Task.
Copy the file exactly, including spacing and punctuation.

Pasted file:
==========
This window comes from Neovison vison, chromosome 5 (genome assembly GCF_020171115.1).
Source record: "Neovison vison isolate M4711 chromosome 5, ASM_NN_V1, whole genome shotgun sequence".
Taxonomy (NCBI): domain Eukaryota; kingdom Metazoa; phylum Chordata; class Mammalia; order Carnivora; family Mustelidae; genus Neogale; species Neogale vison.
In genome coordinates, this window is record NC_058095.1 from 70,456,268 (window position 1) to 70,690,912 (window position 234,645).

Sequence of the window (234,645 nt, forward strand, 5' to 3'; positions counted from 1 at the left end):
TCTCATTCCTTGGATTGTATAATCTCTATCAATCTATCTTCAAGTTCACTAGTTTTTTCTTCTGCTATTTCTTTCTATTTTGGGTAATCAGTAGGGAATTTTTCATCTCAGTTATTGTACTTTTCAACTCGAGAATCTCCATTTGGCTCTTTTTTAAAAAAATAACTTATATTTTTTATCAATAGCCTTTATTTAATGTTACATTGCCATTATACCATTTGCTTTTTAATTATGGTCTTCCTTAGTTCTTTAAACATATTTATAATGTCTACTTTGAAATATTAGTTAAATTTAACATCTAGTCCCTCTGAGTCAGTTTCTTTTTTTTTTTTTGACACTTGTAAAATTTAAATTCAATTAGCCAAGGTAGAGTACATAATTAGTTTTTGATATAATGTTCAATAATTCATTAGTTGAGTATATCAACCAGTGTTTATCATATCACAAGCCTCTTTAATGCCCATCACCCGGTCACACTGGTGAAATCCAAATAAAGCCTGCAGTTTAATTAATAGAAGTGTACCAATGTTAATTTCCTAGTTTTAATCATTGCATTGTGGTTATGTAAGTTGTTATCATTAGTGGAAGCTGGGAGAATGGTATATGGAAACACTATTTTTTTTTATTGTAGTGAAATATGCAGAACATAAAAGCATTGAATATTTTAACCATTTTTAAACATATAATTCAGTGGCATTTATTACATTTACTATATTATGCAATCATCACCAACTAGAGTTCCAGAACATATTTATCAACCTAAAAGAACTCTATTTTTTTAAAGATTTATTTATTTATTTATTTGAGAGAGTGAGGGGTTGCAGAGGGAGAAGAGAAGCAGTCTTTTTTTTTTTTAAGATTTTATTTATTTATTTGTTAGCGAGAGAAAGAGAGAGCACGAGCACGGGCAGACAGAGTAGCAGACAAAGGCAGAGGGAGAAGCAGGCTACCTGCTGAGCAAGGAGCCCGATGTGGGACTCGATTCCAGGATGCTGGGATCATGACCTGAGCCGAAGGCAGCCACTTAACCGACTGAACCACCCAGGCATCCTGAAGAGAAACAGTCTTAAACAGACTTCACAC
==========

This window comes from Neovison vison, chromosome 5 (genome assembly GCF_020171115.1).
Source record: "Neovison vison isolate M4711 chromosome 5, ASM_NN_V1, whole genome shotgun sequence".
Taxonomy (NCBI): domain Eukaryota; kingdom Metazoa; phylum Chordata; class Mammalia; order Carnivora; family Mustelidae; genus Neogale; species Neogale vison.
In genome coordinates, this window is record NC_058095.1 from 70,456,268 (window position 1) to 70,690,912 (window position 234,645).

Sequence of the window (234,645 nt, forward strand, 5' to 3'; positions counted from 1 at the left end):
TCTCATTCCTTGGATTGTATAATCTCTATCAATCTATCTTCAAGTTCACTAGTTTTTTCTTCTGCTATTTCTTTCTATTTTGGGTAATCAGTAGGGAATTTTTCATCTCAGTTATTGTACTTTTCAACTCGAGAATCTCCATTTGGCTCTTTTTTAAAAAAATAACTTATATTTTTTATCAATAGCCTTTATTTAATGTTACATTGCCATTATACCATTTGCTTTTTAATTATGGTCTTCCTTAGTTCTTTAAACATATTTATAATGTCTACTTTGAAATATTAGTTAAATTTAACATCTAGTCCCTCTGAGTCAGTTTCTTTTTTTTTTTTTGACACTTGTAAAATTTAAATTCAATTAGCCAAGGTAGAGTACATAATTAGTTTTTGATATAATGTTCAATAATTCATTAGTTGAGTATATCAACCAGTGTTTATCATATCACAAGCCTCTTTAATGCCCATCACCCGGTCACACTGGTGAAATCCAAATAAAGCCTGCAGTTTAATTAATAGAAGTGTACCAATGTTAATTTCCTAGTTTTAATCATTGCATTGTGGTTATGTAAGTTGTTATCATTAGTGGAAGCTGGGAGAATGGTATATGGAAACACTATTTTTTTTTATTGTAGTGAAATATGCAGAACATAAAAGCATTGAATATTTTAACCATTTTTAAACATATAATTCAGTGGCATTTATTACATTTACTATATTATGCAATCATCACCAACTAGAGTTCCAGAACATATTTATCAACCTAAAAGAACTCTATTTTTTTAAAGATTTATTTATTTATTTATTTGAGAGAGTGAGGGGTTGCAGAGGGAGAAGAGAAGCAGTCTTTTTTTTTTTTAAGATTTTATTTATTTATTTGTTAGCGAGAGAAAGAGAGAGCACGAGCACGGGCAGACAGAGTAGCAGACAAAGGCAGAGGGAGAAGCAGGCTACCTGCTGAGCAAGGAGCCCGATGTGGGACTCGATTCCAGGATGCTGGGATCATGACCTGAGCCGAAGGCAGCCACTTAACCGACTGAACCACCCAGGCATCCTGAAGAGAAACAGTCTTAAACAGACTTCACAC